Jesus, even though he was always fully God, didn’t start his ministry until after he saw the Spirit of God descending on him and heard the voice of the Father proclaim to the people that Jesus is his Son, that he loves Jesus, and that he is pleased with him. It is in the strength of that affirmation that Jesus has the courage and strength to go out into the desert and then to begin his ministry. I like to imagine that it was the memory of that baptismal event that would give him the extra push he needed to keep at his ministry when he was being rejected and misunderstood. In my own life and ministry it has often been those affirmations by others, whether from my aunt letting others know that I was “her nephew the priest”, to Bishop Fabbro  having the confidence in me to ask me to be pastor of our upcoming Family of Parishes, and so many other instances.

It makes me wonder as well just how often I affirm others with whom I relate. Sometimes a public “You are appreciated” can make a big difference in a person’s life. Even a private word of praise can buoy a person up. How about you? Perhaps there is someone in your life who would benefit from hearing, especially in front of others, that you appreciate them, that you care for them. Jesus’ baptism is a turning point. In his life, it marked the beginning of his public ministry. In the Church, the feast marks the end of the Christmas season and the beginning of “Ordinary Time”. Could your affirmation of someone, your acknowledgment of your care, be the beginning of something new?

And as we look to the beginning of something new for our parishes, I ask your prayer and your support as we begin our transition phase to becoming a “Family”. I ask for your prayer, look forward to your input, and promise you my prayer as we journey forward.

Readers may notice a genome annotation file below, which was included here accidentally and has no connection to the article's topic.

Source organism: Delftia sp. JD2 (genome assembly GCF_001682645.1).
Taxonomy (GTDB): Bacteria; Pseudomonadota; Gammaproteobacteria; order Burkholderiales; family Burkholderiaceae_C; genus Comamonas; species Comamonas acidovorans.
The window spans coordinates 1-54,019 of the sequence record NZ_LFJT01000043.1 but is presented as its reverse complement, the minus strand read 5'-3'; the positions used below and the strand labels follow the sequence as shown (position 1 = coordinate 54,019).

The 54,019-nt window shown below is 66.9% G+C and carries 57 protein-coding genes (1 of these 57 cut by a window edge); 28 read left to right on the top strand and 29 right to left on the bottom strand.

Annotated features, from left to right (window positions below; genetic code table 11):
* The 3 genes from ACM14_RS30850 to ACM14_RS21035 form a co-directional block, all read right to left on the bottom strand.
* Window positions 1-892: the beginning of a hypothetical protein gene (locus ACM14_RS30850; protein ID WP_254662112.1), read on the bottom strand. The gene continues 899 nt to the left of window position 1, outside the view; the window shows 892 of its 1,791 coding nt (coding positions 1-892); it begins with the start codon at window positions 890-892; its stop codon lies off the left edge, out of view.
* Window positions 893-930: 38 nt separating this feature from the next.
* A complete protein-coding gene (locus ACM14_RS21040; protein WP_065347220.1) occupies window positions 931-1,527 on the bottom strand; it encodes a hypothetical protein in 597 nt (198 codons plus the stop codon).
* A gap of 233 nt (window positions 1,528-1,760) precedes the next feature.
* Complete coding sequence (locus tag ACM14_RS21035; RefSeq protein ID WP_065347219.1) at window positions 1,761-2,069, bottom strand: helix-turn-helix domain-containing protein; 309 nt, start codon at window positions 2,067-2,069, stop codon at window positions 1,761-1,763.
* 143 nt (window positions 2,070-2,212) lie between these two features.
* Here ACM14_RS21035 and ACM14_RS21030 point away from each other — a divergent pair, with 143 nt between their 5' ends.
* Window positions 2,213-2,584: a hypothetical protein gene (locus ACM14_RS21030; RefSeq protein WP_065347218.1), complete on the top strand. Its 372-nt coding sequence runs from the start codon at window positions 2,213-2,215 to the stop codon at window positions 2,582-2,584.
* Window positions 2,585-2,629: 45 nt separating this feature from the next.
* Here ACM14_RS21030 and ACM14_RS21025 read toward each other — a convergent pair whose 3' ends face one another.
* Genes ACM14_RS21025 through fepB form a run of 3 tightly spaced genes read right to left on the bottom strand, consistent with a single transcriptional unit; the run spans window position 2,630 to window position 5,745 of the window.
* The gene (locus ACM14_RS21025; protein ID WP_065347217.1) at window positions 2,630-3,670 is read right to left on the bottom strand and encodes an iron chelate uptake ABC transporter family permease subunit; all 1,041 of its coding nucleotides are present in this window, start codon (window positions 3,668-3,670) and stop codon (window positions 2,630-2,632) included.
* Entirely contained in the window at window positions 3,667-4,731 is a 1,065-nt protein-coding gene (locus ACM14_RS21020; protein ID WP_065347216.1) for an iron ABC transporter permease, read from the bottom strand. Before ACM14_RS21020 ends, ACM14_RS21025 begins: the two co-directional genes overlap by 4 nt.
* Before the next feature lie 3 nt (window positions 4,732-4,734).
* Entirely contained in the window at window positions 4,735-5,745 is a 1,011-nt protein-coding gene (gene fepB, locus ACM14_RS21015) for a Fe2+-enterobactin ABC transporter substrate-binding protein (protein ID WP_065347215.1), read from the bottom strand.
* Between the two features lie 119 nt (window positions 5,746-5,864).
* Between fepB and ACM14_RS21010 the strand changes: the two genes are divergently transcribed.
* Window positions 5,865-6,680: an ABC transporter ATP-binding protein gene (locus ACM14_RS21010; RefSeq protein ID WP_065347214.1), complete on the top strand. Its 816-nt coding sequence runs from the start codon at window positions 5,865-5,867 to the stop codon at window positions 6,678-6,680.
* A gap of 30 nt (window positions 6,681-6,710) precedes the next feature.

The Epiphany of the Lord—January 5, 2020Happy 2020! We’ve made it through another calendar year. I am deeply grateful to all of you for bringing us to this point. We had wonderful celebrations of Christmas and New Year. So many people gave hours and hours of their time; others shared their talents and skills, and still others their financial resources to create a spectacular setting for our first holidays back in our historic church. Still others prayed so earnestly for our restora-tion, for the flourishing of the parish, and for the glory of God. To each of you, whether your contribution was filling a spot in a pew, decorating, reading, making music, doing unseen service like cleaning or counting the collection, I can only say a heart-felt THANK YOU!We are all blessed in so many ways.As most years, this first Sunday of the year is Epiphany.

While we quaintly move our statues of the Magi closer in at the man-ger scene, this feast has so much to teach us. The gospel story tells us that wise men came from the East. They would have been non-Jews, people from a different culture and religion, speaking a different language. They traveled far and found the “king of the Jews” in a humble setting in a little backwater town of Judea, not far from Jerusalem. He was not in a palace; he was not in an important city. The Greek word “epiphaneia” means an appearance, a glorious display. God’s Son made an appearance to these foreigners as a helpless little child in hum-ble surroundings.And today, some 2000 years later, God is still making appear-ances among us, in places where we might least expect it. It is so easy to find God in the Blessed Sacrament, or inside the church building. We sometimes see God in the “important” people who lead us. Yet at the end of this Church year we will hear the final judgment passage from Matthew’s gospel, where the risen Christ reminds us that he is to be found in the thirsty, the hungry, the naked, the sick, and the imprisoned.

For me, that is the difficult part of my faith. If I am to find the Christ in the child Jesus, in a manger, then I am also called to find him in other humble surroundings: in people with addictions, the homeless, those with mental illnesses. But even that can be romanticized. I also need to find Christ in the one who bothers me, who wants too much of my time. Perhaps Christ is in that person I just tried to avoid seeing in the supermarket or the one I passed on the street.As we begin this year, I invite you to spend a moment in front of the Nativity scene in church or in your home, and to ask our loving God where else he might be making an epiphany. Could it be in the person right next to you?